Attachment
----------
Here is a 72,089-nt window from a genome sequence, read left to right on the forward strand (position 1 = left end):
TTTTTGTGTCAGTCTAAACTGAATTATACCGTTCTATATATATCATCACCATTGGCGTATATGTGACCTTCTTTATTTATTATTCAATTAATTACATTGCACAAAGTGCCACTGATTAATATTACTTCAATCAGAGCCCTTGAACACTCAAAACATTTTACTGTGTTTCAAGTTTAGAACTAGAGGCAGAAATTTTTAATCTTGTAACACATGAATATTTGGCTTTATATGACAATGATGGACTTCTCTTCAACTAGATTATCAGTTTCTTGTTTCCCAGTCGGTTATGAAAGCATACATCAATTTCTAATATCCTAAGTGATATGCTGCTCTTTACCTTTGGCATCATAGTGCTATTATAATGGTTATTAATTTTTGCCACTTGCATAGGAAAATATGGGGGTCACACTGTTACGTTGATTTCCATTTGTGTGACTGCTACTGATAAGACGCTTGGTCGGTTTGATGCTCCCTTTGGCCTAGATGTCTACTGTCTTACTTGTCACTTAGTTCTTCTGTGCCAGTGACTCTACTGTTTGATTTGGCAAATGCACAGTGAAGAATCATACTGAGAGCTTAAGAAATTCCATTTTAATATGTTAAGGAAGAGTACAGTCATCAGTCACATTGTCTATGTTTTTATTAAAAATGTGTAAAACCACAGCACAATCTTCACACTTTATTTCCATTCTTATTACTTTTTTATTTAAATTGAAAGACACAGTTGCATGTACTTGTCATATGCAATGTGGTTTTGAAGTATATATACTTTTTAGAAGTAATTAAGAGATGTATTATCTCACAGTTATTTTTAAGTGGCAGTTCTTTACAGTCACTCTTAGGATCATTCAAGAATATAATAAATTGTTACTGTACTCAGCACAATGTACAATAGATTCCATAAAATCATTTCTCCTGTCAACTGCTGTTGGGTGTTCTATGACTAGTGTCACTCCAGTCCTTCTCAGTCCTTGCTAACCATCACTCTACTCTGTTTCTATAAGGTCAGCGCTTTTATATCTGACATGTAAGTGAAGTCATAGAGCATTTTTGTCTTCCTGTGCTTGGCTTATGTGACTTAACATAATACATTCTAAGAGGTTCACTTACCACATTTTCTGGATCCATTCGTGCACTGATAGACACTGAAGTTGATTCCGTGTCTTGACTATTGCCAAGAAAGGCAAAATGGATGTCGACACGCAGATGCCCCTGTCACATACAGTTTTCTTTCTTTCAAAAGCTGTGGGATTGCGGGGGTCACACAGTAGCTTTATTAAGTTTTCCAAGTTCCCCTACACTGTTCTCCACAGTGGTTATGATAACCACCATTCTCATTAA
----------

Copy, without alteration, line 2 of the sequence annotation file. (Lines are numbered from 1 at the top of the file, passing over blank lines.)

TTTTTGTGTCAGTCTAAACTGAATTATACCGTTCTATATATATCATCACCATTGGCGTATATGTGACCTTCTTTATTTATTATTCAATTAATTACATTGCACAAAGTGCCACTGATTAATATTACTTCAATCAGAGCCCTTGAACACTCAAAACATTTTACTGTGTTTCAAGTTTAGAACTAGAGGCAGAAATTTTTAATCTTGTAACACATGAATATTTGGCTTTATATGACAATGATGGACTTCTCTTCAACTAGATTATCAGTTTCTTGTTTCCCAGTCGGTTATGAAAGCATACATCAATTTCTAATATCCTAAGTGATATGCTGCTCTTTACCTTTGGCATCATAGTGCTATTATAATGGTTATTAATTTTTGCCACTTGCATAGGAAAATATGGGGGTCACACTGTTACGTTGATTTCCATTTGTGTGACTGCTACTGATAAGACGCTTGGTCGGTTTGATGCTCCCTTTGGCCTAGATGTCTACTGTCTTACTTGTCACTTAGTTCTTCTGTGCCAGTGACTCTACTGTTTGATTTGGCAAATGCACAGTGAAGAATCATACTGAGAGCTTAAGAAATTCCATTTTAATATGTTAAGGAAGAGTACAGTCATCAGTCACATTGTCTATGTTTTTATTAAAAATGTGTAAAACCACAGCACAATCTTCACACTTTATTTCCATTCTTATTACTTTTTTATTTAAATTGAAAGACACAGTTGCATGTACTTGTCATATGCAATGTGGTTTTGAAGTATATATACTTTTTAGAAGTAATTAAGAGATGTATTATCTCACAGTTATTTTTAAGTGGCAGTTCTTTACAGTCACTCTTAGGATCATTCAAGAATATAATAAATTGTTACTGTACTCAGCACAATGTACAATAGATTCCATAAAATCATTTCTCCTGTCAACTGCTGTTGGGTGTTCTATGACTAGTGTCACTCCAGTCCTTCTCAGTCCTTGCTAACCATCACTCTACTCTGTTTCTATAAGGTCAGCGCTTTTATATCTGACATGTAAGTGAAGTCATAGAGCATTTTTGTCTTCCTGTGCTTGGCTTATGTGACTTAACATAATACATTCTAAGAGGTTCACTTACCACATTTTCTGGATCCATTCGTGCACTGATAGACACTGAAGTTGATTCCGTGTCTTGACTATTGCCAAGAAAGGCAAAATGGATGTCGACACGCAGATGCCCCTGTCACATACAGTTTTCTTTCTTTCAAAAGCTGTGGGATTGCGGGGGTCACACAGTAGCTTTATTAAGTTTTCCAAGTTCCCCTACACTGTTCTCCACAGTGGTTATGATAACCACCATTCTCATTAA